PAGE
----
Will Publishers Obey iBooks Customers?

As part of last night’s iPad fondle, I also dipped into iBooks. This is one aspect of that fondle. Another aspect will be a separate post.

I searched for books about Apple. One came up (thanks to someone on Twitter who did this search earlier in the day for me):


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Two things about that screensnap.

First, in yellow highlight, the information presented by the iBookstore. Notice there is no ISBN listed.

Second, in red highlight, the price: $14.99.

Now see would-be customer reactions to that price, in red highlight:


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Right there are two people who are interested in actually paying for this book — despite it being slathered with a DRM scheme that will prevent it from being used on other devices (like a Sony Reader).

And yet they won’t do so at that price.

And which book is this, exactly?

Is it this edition, which is $25.95 in print? But that says Overlook Press, not Penguin.

But if someone goes to Penguin’s site and does a search for “Moritz,” there’s no result!

So, is it a Penguin book or not? Without an ISBN in that iBookstore listing, who can tell for sure?

If you go crazy (waves!) and keep digging, it shows up in a newsletter Penguin sends out [PDF link] as the last listing on page two.

But guess what the price is there?

$15.95!

So, someone doing a casual search on the Net would think the iBookstore price is a whopping $10.00 discount when, in fact, it’s a measly ninety-six cents discount — if you can call that a discount at all!

Those would-be customers are correct.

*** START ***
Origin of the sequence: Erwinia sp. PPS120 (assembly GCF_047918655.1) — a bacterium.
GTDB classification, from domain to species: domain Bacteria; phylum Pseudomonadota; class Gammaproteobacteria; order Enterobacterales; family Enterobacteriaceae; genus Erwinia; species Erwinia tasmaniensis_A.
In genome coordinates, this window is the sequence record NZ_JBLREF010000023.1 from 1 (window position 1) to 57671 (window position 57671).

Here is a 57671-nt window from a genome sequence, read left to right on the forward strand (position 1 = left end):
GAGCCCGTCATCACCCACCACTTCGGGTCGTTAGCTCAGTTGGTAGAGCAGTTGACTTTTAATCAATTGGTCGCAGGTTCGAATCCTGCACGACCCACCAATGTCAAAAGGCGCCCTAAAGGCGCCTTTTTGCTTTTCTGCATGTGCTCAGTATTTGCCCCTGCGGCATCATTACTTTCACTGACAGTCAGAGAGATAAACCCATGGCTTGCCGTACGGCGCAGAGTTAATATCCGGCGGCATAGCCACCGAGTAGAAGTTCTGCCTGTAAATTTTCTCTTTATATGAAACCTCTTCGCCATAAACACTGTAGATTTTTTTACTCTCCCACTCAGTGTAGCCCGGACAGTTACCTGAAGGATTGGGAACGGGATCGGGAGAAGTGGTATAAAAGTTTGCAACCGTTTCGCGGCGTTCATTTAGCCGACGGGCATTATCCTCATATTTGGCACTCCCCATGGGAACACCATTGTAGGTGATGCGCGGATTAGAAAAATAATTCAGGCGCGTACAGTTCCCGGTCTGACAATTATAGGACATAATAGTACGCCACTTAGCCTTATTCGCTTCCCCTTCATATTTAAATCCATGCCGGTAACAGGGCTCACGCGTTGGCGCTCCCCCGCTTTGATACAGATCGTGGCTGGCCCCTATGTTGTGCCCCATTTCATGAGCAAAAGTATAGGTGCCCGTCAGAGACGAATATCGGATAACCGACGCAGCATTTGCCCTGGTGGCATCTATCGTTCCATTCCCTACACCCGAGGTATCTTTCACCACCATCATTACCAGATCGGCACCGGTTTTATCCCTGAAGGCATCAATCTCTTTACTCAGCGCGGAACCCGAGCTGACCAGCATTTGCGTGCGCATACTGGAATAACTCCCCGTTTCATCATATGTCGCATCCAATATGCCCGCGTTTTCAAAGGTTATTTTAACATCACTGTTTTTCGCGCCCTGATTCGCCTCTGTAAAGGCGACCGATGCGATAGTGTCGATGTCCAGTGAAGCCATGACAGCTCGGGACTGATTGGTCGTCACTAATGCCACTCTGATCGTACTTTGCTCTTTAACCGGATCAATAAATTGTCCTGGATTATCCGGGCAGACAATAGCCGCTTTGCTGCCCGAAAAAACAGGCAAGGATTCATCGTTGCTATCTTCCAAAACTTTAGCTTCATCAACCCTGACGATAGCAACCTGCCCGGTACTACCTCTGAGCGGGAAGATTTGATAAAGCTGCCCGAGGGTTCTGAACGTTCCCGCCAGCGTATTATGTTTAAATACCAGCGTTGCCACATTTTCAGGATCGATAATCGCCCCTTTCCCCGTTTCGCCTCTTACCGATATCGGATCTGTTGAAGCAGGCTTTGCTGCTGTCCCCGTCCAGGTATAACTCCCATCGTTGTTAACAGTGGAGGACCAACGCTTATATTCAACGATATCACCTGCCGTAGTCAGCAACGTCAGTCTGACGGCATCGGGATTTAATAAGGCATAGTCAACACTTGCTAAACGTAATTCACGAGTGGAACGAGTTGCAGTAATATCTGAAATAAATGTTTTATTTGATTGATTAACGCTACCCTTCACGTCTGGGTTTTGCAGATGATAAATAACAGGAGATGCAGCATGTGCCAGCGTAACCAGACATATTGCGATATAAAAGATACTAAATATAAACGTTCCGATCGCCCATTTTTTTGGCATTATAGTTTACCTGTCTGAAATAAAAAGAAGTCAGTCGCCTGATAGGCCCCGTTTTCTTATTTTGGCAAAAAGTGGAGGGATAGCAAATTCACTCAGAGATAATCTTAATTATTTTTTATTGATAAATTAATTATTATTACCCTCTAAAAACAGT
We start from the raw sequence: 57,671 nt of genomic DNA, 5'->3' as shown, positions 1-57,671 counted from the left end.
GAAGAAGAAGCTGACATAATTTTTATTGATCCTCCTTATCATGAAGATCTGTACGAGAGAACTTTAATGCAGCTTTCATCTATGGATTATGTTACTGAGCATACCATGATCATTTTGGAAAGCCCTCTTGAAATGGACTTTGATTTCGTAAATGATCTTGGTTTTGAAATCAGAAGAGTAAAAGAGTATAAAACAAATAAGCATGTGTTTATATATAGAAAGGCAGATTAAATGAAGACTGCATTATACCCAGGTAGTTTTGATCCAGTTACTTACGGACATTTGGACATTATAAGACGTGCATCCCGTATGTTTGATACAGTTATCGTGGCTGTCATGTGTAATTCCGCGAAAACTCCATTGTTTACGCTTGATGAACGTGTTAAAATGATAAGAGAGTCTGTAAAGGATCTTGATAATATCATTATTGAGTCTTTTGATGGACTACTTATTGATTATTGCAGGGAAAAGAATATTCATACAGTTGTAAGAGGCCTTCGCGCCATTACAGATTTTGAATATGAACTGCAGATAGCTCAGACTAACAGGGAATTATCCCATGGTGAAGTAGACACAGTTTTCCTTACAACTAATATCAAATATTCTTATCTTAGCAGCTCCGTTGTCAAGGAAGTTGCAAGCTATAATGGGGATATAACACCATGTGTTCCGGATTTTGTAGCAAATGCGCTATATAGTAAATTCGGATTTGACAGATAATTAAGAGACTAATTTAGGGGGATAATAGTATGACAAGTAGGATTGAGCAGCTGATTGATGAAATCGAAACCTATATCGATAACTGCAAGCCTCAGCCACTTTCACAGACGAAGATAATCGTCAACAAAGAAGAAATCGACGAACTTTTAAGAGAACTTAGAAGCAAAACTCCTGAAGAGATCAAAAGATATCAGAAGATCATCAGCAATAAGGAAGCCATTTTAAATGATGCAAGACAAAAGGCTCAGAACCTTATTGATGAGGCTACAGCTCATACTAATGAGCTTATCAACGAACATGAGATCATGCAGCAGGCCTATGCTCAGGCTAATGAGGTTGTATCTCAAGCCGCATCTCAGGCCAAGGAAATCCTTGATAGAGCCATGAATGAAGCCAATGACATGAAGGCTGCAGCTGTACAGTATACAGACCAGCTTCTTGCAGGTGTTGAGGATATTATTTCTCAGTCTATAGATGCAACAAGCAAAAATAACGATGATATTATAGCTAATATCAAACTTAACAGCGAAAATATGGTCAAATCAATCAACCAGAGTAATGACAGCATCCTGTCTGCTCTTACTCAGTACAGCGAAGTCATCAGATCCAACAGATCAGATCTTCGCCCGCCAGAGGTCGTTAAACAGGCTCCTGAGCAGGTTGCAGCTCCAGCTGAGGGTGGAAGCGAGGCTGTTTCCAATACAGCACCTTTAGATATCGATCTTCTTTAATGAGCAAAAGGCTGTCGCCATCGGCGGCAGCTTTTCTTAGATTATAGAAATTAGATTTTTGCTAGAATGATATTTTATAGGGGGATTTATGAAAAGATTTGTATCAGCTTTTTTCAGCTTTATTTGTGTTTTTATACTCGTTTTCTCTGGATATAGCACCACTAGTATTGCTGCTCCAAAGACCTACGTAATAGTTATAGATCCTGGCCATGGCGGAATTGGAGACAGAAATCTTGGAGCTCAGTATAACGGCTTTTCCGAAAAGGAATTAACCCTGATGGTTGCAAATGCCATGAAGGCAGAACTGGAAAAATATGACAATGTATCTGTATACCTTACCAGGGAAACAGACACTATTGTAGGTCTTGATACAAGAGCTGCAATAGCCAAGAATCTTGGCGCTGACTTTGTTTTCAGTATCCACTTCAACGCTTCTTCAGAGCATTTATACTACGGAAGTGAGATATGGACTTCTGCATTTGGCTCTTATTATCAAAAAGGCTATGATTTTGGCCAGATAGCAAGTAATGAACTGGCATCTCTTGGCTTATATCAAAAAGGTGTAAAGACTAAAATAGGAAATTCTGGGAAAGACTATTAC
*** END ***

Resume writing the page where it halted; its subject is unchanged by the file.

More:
This eBook should be $9.99. Period.

Now it’s up to Penguin. Do they want to actually sell any? Or just whine about how no one is buying — ignoring the fact no one will buy due to their inflated price?

If you want some idea just how screwy the world of books is, see Powell’s listing for print at $27.95 (with two ISBNs!), the Sony Reader Store listing it as $14.99 too (with separate print and eBook ISBNs!), and the Kindle Store listing with a higher price of $15.37!

Buying an eBook should not be this kind of headache!

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2 responses to “Will Publishers Obey iBooks Customers?

  1. So what do you think about ISBNs and eBooks Mike? Do you agree their should be a separate one for eBook and one for print book? I’ve seen the same one used for both and that’s just down right crazy.

  2. This is a hard question. Since it’s my assertion that eBooks will supplant print, only one ISBN should be used. But then the people who run ISBN get into things like editions and publishers being added to ISBN considerations. And then there’s a code above ISBN — ISTC, I think it is — which identifies works, period, regardless of packaging. Until this is all sorted out, I think every eBook listing should carry a print ISBN as well as any ISBN for the specific eBook edition. With the print ISBN in there, people can do things like look up the original print-based eBook edition they’re being sold and also its print price for comparison.